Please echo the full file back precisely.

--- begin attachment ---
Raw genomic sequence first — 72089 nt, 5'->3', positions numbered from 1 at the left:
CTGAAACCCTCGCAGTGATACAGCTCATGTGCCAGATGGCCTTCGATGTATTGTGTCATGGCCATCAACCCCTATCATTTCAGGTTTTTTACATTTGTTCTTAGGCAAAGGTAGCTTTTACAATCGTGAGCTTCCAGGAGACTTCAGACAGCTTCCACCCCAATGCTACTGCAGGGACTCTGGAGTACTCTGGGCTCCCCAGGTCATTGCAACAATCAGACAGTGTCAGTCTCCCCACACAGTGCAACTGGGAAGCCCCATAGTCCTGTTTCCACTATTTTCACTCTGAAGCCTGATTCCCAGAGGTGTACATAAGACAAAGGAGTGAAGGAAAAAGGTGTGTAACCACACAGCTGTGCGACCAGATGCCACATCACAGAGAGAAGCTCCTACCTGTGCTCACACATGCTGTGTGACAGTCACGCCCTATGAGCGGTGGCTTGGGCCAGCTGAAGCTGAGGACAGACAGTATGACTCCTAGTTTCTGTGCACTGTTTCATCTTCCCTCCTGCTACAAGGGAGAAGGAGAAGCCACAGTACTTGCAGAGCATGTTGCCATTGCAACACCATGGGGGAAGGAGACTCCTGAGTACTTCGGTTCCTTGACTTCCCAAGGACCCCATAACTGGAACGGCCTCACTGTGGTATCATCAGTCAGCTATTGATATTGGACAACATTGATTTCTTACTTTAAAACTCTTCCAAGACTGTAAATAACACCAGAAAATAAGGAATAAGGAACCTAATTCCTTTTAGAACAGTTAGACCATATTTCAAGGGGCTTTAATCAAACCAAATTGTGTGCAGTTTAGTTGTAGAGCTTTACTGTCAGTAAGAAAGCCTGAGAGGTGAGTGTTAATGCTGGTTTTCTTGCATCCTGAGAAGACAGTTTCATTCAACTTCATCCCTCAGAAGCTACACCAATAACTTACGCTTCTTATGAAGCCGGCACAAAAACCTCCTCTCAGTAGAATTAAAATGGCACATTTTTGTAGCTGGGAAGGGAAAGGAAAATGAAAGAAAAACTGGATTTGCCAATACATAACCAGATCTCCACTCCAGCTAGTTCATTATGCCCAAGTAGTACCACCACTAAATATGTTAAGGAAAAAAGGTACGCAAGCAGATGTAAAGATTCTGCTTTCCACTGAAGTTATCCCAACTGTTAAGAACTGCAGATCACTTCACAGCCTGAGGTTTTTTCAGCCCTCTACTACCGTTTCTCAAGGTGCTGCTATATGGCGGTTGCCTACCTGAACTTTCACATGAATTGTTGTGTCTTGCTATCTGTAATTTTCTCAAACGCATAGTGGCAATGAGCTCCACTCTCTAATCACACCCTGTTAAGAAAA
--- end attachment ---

Raw genomic sequence first — 72089 nt, 5'->3', positions numbered from 1 at the left:
CTGAAACCCTCGCAGTGATACAGCTCATGTGCCAGATGGCCTTCGATGTATTGTGTCATGGCCATCAACCCCTATCATTTCAGGTTTTTTACATTTGTTCTTAGGCAAAGGTAGCTTTTACAATCGTGAGCTTCCAGGAGACTTCAGACAGCTTCCACCCCAATGCTACTGCAGGGACTCTGGAGTACTCTGGGCTCCCCAGGTCATTGCAACAATCAGACAGTGTCAGTCTCCCCACACAGTGCAACTGGGAAGCCCCATAGTCCTGTTTCCACTATTTTCACTCTGAAGCCTGATTCCCAGAGGTGTACATAAGACAAAGGAGTGAAGGAAAAAGGTGTGTAACCACACAGCTGTGCGACCAGATGCCACATCACAGAGAGAAGCTCCTACCTGTGCTCACACATGCTGTGTGACAGTCACGCCCTATGAGCGGTGGCTTGGGCCAGCTGAAGCTGAGGACAGACAGTATGACTCCTAGTTTCTGTGCACTGTTTCATCTTCCCTCCTGCTACAAGGGAGAAGGAGAAGCCACAGTACTTGCAGAGCATGTTGCCATTGCAACACCATGGGGGAAGGAGACTCCTGAGTACTTCGGTTCCTTGACTTCCCAAGGACCCCATAACTGGAACGGCCTCACTGTGGTATCATCAGTCAGCTATTGATATTGGACAACATTGATTTCTTACTTTAAAACTCTTCCAAGACTGTAAATAACACCAGAAAATAAGGAATAAGGAACCTAATTCCTTTTAGAACAGTTAGACCATATTTCAAGGGGCTTTAATCAAACCAAATTGTGTGCAGTTTAGTTGTAGAGCTTTACTGTCAGTAAGAAAGCCTGAGAGGTGAGTGTTAATGCTGGTTTTCTTGCATCCTGAGAAGACAGTTTCATTCAACTTCATCCCTCAGAAGCTACACCAATAACTTACGCTTCTTATGAAGCCGGCACAAAAACCTCCTCTCAGTAGAATTAAAATGGCACATTTTTGTAGCTGGGAAGGGAAAGGAAAATGAAAGAAAAACTGGATTTGCCAATACATAACCAGATCTCCACTCCAGCTAGTTCATTATGCCCAAGTAGTACCACCACTAAATATGTTAAGGAAAAAAGGTACGCAAGCAGATGTAAAGATTCTGCTTTCCACTGAAGTTATCCCAACTGTTAAGAACTGCAGATCACTTCACAGCCTGAGGTTTTTTCAGCCCTCTACTACCGTTTCTCAAGGTGCTGCTATATGGCGGTTGCCTACCTGAACTTTCACATGAATTGTTGTGTCTTGCTATCTGTAATTTTCTCAAACGCATAGTGGCAATGAGCTCCACTCTCTAATCACACCCTGTTAAGAAAA